Tuesday, September 12, 2006

And Now it Gets Scary

Hideki Matsui had a modest night - reaching base 5 times in 5 attempts - in his return. He appears to have not missed a step, and John Flaherty even suggests that he could come back stronger, due to the time spent working out his right arm and wrist.

This lineup looked nasty before Matsui came back. It looked like the best lineup since the 1999 Indians. Now? It's got to inspire some serious fear.

But where should Matsui bat? The question is really: "What Matsui will we be seeing?". Matsui has had some above average years and one excellent year. In 2004, Matsui was one of the best corner outfielders in the game, batting .298/.390/.522.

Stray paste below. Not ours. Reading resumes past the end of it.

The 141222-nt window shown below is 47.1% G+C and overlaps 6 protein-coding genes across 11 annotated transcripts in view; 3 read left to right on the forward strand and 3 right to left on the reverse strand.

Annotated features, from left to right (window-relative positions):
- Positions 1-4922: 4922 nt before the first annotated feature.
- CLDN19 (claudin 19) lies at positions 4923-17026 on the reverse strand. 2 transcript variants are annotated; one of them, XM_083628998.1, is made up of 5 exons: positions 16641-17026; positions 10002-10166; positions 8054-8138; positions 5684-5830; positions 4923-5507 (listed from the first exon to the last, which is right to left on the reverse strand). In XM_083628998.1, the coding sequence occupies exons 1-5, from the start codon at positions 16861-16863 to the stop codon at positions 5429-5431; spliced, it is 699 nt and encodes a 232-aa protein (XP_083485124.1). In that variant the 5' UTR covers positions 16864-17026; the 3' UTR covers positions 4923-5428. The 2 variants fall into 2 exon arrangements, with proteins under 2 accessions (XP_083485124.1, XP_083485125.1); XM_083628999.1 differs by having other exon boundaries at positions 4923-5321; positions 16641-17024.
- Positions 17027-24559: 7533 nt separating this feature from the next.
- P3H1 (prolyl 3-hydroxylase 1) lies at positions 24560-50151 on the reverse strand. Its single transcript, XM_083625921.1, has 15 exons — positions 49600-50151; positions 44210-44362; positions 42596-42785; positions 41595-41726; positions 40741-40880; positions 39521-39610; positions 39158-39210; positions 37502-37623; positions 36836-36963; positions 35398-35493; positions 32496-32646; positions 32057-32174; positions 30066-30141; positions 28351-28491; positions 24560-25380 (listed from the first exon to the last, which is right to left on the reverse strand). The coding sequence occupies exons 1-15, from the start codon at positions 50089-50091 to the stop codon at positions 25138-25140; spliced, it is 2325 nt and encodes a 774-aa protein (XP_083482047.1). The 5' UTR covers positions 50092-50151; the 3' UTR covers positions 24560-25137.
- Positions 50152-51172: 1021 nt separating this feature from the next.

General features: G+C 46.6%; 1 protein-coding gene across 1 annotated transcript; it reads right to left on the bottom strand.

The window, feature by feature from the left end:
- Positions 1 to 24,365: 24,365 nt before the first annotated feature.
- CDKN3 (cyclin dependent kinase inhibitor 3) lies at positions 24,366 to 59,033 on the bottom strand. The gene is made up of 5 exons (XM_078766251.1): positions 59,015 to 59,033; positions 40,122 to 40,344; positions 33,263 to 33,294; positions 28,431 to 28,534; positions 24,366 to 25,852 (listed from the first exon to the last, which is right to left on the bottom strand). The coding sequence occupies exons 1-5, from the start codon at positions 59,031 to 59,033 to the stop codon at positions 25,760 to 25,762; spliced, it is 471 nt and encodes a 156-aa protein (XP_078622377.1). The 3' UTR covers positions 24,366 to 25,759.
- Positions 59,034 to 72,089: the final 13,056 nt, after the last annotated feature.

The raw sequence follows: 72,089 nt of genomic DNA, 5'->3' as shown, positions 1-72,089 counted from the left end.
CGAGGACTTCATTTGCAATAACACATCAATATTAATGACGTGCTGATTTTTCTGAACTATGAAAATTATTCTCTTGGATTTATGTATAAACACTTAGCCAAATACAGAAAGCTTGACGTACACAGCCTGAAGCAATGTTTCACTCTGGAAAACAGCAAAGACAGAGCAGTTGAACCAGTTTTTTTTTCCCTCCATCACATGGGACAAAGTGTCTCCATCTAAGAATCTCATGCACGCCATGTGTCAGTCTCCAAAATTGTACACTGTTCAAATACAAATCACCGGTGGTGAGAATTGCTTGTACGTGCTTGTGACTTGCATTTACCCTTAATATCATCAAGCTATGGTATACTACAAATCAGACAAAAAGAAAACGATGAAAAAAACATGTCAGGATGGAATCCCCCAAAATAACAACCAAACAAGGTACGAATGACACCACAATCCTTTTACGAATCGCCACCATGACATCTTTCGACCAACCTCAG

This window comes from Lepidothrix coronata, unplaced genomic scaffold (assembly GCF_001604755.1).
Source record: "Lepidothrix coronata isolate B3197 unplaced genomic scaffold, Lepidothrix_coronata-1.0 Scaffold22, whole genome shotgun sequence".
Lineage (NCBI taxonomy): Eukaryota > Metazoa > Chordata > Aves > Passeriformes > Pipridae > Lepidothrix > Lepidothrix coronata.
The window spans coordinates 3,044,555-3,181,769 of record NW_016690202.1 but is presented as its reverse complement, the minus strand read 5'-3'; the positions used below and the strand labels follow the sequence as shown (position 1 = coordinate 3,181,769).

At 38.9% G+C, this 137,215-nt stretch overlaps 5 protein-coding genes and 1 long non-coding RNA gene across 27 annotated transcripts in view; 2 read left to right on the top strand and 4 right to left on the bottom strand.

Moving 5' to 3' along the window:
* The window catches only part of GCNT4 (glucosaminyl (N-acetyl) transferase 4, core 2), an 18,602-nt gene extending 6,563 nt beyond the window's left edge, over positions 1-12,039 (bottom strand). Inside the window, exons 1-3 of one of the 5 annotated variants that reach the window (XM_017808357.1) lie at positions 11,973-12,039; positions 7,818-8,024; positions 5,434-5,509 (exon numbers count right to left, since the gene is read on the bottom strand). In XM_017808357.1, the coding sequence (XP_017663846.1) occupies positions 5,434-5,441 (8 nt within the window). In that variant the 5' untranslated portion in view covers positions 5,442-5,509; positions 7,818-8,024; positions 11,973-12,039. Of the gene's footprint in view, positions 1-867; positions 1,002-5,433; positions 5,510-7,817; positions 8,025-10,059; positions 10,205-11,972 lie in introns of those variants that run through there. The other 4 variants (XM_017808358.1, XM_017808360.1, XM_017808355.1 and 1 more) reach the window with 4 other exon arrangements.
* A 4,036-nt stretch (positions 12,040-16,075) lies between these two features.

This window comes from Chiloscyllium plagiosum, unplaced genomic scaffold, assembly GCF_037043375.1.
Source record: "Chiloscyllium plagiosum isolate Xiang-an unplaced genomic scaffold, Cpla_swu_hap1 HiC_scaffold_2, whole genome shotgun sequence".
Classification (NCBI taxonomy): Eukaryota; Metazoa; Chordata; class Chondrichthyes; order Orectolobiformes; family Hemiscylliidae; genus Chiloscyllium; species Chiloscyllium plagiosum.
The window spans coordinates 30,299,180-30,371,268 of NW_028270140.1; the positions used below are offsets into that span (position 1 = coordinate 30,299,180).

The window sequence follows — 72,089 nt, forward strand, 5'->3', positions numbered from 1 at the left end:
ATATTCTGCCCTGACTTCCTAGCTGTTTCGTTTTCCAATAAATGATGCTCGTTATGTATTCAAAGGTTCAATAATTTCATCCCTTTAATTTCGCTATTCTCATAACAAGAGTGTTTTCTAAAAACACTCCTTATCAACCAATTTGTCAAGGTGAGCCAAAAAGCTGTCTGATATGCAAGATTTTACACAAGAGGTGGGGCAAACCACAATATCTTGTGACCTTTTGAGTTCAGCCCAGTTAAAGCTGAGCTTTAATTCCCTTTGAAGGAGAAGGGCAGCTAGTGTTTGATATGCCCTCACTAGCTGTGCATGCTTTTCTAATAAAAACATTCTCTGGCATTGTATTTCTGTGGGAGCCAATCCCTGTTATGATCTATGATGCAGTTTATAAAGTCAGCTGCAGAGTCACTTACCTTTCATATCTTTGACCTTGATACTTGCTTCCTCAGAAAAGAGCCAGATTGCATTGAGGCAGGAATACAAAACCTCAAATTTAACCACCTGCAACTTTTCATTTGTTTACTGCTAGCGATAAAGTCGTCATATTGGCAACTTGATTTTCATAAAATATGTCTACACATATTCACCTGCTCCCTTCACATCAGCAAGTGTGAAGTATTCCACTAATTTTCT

Matsui stayed focused that year. When Matsui is on, he hits big fly balls. Long doubles and home runs. He walks a lot. He does not hit the ball on the ground much. In 2004, Matsui's G/F ratio was .95. In 2003 and 2005, it was 1.86 and 1.20.

Matsui is up there with Arod, Abreu, Jeter, and Giambi if he is on. If he's hitting fly balls, may God help the American League. If he's not on, Matsui is probably not a better hitter than Posada or Cano. It will be up to Joe Torre to determine where to bat Matsui. If he is hitting a lot of groundballs, it could be very dangerous to put him directly behind Jason Giambi. Matsui grounded in to 25 double plays in 2003.

Gary Sheffield took batting practice today. Word is he could be game ready in less than a week. Now that will be fun to watch.